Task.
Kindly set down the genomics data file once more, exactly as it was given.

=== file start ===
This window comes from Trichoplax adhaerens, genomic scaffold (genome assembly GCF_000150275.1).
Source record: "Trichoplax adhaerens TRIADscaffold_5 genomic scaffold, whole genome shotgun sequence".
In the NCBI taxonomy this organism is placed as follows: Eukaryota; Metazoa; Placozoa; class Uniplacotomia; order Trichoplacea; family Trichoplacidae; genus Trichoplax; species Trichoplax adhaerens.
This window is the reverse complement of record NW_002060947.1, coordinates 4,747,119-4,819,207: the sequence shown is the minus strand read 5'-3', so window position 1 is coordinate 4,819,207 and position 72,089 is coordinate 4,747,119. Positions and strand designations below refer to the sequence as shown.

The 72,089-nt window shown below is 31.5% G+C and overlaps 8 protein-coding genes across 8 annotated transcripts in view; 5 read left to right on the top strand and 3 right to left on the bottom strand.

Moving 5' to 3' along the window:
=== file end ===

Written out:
This window comes from Trichoplax adhaerens, genomic scaffold (genome assembly GCF_000150275.1).
Source record: "Trichoplax adhaerens TRIADscaffold_5 genomic scaffold, whole genome shotgun sequence".
In the NCBI taxonomy this organism is placed as follows: Eukaryota; Metazoa; Placozoa; class Uniplacotomia; order Trichoplacea; family Trichoplacidae; genus Trichoplax; species Trichoplax adhaerens.
This window is the reverse complement of record NW_002060947.1, coordinates 4,747,119-4,819,207: the sequence shown is the minus strand read 5'-3', so window position 1 is coordinate 4,819,207 and position 72,089 is coordinate 4,747,119. Positions and strand designations below refer to the sequence as shown.

The 72,089-nt window shown below is 31.5% G+C and overlaps 8 protein-coding genes across 8 annotated transcripts in view; 5 read left to right on the top strand and 3 right to left on the bottom strand.

Moving 5' to 3' along the window: